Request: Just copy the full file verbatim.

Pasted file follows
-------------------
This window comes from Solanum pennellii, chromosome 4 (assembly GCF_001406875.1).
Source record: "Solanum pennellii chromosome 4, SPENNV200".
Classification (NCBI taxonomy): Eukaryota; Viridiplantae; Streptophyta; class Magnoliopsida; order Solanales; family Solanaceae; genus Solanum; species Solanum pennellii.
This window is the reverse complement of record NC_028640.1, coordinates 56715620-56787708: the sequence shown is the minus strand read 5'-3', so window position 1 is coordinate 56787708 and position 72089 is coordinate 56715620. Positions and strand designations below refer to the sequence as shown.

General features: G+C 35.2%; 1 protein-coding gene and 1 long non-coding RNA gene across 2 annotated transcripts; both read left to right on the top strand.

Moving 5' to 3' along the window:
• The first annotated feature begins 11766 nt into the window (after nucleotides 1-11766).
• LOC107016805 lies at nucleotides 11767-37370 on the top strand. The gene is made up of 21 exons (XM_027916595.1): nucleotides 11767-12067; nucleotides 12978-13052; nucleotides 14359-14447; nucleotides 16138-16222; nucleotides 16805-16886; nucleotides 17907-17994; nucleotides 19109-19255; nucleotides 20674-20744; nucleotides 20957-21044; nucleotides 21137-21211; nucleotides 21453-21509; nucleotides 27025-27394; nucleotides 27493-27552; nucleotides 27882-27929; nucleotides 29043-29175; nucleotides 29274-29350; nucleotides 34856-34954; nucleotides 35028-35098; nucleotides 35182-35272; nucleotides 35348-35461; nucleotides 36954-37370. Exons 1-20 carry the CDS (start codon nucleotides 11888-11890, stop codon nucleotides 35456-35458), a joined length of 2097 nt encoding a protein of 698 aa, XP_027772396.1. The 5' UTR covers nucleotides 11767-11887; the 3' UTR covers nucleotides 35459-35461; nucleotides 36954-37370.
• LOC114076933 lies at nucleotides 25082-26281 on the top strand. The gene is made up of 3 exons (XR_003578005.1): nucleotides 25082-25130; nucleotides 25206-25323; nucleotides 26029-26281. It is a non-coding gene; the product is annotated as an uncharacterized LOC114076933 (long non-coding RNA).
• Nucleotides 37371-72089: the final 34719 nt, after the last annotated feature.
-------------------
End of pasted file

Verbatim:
This window comes from Solanum pennellii, chromosome 4 (assembly GCF_001406875.1).
Source record: "Solanum pennellii chromosome 4, SPENNV200".
Classification (NCBI taxonomy): Eukaryota; Viridiplantae; Streptophyta; class Magnoliopsida; order Solanales; family Solanaceae; genus Solanum; species Solanum pennellii.
This window is the reverse complement of record NC_028640.1, coordinates 56715620-56787708: the sequence shown is the minus strand read 5'-3', so window position 1 is coordinate 56787708 and position 72089 is coordinate 56715620. Positions and strand designations below refer to the sequence as shown.

General features: G+C 35.2%; 1 protein-coding gene and 1 long non-coding RNA gene across 2 annotated transcripts; both read left to right on the top strand.

Moving 5' to 3' along the window:
• The first annotated feature begins 11766 nt into the window (after nucleotides 1-11766).
• LOC107016805 lies at nucleotides 11767-37370 on the top strand. The gene is made up of 21 exons (XM_027916595.1): nucleotides 11767-12067; nucleotides 12978-13052; nucleotides 14359-14447; nucleotides 16138-16222; nucleotides 16805-16886; nucleotides 17907-17994; nucleotides 19109-19255; nucleotides 20674-20744; nucleotides 20957-21044; nucleotides 21137-21211; nucleotides 21453-21509; nucleotides 27025-27394; nucleotides 27493-27552; nucleotides 27882-27929; nucleotides 29043-29175; nucleotides 29274-29350; nucleotides 34856-34954; nucleotides 35028-35098; nucleotides 35182-35272; nucleotides 35348-35461; nucleotides 36954-37370. Exons 1-20 carry the CDS (start codon nucleotides 11888-11890, stop codon nucleotides 35456-35458), a joined length of 2097 nt encoding a protein of 698 aa, XP_027772396.1. The 5' UTR covers nucleotides 11767-11887; the 3' UTR covers nucleotides 35459-35461; nucleotides 36954-37370.
• LOC114076933 lies at nucleotides 25082-26281 on the top strand. The gene is made up of 3 exons (XR_003578005.1): nucleotides 25082-25130; nucleotides 25206-25323; nucleotides 26029-26281. It is a non-coding gene; the product is annotated as an uncharacterized LOC114076933 (long non-coding RNA).
• Nucleotides 37371-72089: the final 34719 nt, after the last annotated feature.